Yes, the economy tanked. But there have been more high-profile Los Angeles restaurant openings in the last year or so than we saw in the previous five. There's Rivera, featuring the modern Mexican cuisine of John Sedlar; the opulent Italian restaurant Drago Centro; the zillion-dollar bistro Bouchon in Beverly Hills; the mammoth Bottega Louie in the former Brooks Brothers store downtown; and the dozen-odd restaurants in the L.A. Live complex, among others. Tony cocktail bars like Tar Pit, Copa d'Oro, the Roger Room and the Varnish now seem so well-integrated into the fabric of the city that it is hard to remember that none of them existed a year ago.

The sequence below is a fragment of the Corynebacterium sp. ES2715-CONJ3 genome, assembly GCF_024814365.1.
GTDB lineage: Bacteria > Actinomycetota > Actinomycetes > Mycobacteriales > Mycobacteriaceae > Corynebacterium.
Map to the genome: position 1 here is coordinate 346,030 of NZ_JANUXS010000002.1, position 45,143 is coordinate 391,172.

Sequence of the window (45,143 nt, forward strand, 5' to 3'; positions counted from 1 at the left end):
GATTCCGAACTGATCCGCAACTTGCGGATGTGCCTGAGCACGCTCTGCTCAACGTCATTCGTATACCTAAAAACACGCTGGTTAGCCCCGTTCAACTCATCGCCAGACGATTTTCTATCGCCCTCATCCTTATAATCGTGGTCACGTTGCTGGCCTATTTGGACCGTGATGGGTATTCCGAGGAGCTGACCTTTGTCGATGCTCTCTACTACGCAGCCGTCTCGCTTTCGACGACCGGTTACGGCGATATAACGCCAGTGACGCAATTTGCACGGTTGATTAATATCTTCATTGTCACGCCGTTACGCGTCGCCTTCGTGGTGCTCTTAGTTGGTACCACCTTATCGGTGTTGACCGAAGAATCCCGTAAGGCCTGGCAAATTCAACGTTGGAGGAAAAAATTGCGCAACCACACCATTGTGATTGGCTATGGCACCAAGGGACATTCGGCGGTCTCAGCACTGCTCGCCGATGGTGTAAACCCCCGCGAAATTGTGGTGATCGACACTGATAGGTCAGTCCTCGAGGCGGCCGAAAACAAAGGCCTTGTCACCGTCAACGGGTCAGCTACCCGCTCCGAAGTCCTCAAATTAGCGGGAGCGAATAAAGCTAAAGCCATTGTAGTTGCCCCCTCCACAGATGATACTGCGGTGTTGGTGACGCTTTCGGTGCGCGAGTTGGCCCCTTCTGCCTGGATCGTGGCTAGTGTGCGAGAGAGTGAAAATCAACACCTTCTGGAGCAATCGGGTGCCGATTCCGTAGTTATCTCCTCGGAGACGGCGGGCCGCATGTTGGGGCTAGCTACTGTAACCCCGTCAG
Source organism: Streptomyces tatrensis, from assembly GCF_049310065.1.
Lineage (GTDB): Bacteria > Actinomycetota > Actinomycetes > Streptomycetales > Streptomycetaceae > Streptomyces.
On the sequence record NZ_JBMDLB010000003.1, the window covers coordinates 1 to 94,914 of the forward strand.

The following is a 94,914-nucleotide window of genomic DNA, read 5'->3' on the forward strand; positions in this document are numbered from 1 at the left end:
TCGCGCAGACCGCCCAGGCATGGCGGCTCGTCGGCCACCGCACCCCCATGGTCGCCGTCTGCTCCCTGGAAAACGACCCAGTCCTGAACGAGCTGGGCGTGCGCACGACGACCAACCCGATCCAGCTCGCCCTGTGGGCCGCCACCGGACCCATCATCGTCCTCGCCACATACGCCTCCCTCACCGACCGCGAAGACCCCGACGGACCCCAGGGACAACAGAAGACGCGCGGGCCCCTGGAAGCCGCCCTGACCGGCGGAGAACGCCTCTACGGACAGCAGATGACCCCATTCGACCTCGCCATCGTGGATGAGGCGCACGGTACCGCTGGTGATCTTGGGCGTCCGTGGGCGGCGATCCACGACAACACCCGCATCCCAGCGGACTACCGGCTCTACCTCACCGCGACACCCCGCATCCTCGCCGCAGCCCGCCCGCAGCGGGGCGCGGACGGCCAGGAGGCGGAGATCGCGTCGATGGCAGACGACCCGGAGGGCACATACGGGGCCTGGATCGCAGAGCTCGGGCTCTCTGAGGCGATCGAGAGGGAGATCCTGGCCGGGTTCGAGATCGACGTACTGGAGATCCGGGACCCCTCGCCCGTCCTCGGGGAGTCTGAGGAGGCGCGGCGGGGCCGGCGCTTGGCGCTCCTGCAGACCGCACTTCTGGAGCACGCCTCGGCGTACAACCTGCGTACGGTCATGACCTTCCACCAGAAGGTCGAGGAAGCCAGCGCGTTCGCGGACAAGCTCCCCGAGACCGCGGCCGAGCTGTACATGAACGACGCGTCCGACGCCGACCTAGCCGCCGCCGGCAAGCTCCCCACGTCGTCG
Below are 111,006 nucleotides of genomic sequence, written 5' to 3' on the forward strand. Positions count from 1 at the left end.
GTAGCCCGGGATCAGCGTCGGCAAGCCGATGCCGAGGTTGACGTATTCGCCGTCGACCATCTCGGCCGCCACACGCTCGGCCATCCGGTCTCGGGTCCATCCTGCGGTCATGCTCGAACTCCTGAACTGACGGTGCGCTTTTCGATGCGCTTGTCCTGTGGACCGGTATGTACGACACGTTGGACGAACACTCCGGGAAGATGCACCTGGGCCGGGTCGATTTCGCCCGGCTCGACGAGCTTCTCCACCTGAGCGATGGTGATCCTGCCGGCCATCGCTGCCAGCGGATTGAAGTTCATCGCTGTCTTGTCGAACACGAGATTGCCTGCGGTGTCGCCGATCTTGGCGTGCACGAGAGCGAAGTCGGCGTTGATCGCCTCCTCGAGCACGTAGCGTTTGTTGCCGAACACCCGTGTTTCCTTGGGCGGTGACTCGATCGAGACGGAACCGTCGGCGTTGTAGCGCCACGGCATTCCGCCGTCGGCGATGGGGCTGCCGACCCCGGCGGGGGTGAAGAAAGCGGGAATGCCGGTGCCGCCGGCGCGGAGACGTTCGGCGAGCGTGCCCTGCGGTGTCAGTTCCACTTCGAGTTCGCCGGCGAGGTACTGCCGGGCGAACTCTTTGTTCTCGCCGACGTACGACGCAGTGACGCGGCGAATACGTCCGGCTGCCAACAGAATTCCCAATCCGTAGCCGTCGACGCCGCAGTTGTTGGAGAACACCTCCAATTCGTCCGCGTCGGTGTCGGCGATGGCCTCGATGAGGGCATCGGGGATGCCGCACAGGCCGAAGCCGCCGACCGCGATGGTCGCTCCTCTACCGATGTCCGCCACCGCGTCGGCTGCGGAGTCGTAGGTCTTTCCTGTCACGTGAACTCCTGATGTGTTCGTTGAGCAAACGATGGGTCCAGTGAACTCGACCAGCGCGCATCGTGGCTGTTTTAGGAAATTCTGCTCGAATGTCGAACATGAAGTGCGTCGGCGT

Culinary trends are fine. I'm as ready as the next food writer to proclaim pig's trotter the new pork belly, or to predict the ascendance of vadouvan, fingerling potatoes and violet liqueur. But in 2009, something truly new was going on that may fundamentally change the way we look at restaurants. But you had to look for it.